Read by QxMD icon Read

Idiopathic club foot

Shahid Muhammad Khan, Safdar Muhammad Khanzada
Ponsetti method has an excellent outcome in the management of club foot. The presented case series will spread awareness by showing the results of this technique used in secondary care centers, to share the burden of care from tertiary care hospitals. A descriptive case series was conducted at Shah Bhitai District Government Hospital, Hyderabad Sindh. Patients presenting with Idiopathic Clubfoot between birth and 12 months of age of either sex were included. The patients were followed for 5 months from the removal of their last cast...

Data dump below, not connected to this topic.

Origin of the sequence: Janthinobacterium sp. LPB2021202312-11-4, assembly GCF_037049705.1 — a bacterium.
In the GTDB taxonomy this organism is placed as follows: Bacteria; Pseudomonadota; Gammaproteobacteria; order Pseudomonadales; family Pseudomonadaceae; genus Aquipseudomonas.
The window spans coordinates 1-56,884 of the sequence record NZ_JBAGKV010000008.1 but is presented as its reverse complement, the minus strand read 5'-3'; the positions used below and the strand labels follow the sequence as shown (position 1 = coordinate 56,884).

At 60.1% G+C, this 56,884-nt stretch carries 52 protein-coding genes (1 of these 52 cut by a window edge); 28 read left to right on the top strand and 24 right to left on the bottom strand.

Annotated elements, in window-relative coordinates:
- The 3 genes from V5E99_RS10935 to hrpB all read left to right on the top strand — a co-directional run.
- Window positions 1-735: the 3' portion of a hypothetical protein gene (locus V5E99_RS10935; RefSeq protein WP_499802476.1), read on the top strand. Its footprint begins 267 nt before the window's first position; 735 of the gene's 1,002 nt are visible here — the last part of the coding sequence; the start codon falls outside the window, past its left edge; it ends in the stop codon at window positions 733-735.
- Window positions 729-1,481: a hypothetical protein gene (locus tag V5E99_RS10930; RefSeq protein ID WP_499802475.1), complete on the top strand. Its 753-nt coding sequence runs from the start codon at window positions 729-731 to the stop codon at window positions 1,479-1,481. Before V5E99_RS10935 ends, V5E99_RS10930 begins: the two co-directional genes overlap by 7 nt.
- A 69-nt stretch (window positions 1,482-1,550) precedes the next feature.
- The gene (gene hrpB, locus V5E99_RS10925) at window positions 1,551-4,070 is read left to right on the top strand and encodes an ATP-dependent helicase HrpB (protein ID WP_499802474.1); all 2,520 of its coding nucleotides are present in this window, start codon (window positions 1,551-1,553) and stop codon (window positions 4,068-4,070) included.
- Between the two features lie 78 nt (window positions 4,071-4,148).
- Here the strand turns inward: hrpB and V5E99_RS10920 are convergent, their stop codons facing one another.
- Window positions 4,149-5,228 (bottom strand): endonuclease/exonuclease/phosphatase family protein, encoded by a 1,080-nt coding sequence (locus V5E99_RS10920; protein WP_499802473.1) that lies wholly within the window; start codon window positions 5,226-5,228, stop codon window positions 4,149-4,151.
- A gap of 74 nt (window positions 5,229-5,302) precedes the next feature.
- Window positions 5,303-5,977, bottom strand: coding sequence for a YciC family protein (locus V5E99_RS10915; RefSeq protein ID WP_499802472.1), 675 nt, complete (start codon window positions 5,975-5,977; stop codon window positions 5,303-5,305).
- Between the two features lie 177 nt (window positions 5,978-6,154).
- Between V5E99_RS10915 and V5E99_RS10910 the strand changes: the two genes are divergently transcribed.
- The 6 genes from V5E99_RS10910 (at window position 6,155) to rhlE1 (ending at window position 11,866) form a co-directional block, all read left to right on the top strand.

January 2016: JPMA. the Journal of the Pakistan Medical Association
M T Alam, E B Akber, Q S Alam, M S Reza, A H Mahboob, S I Salam, M S Islam, I Ara
Congenital talipes equino varus (CTEV) is a common complex congenital anomaly affecting approximately 1 per 900 live births in Bangladesh. Current trends in the treatment of idiopathic clubfoot have shifted from extensive surgical release to more conservative techniques. The Ponseti method that includes manipulation, serial casting, percutaneous tenotomy and bracing has recently become very popular for the management of CTEV with reported excellent outcomes. The purpose of this study was to evaluate the outcomes of Percutaneous Tenotomy in the treatment of equinus deformity of idiopathic clubfoot...
July 2015: Mymensingh Medical Journal: MMJ
L Shabtai, E Segev, A Yavor, S Wientroub, Y Hemo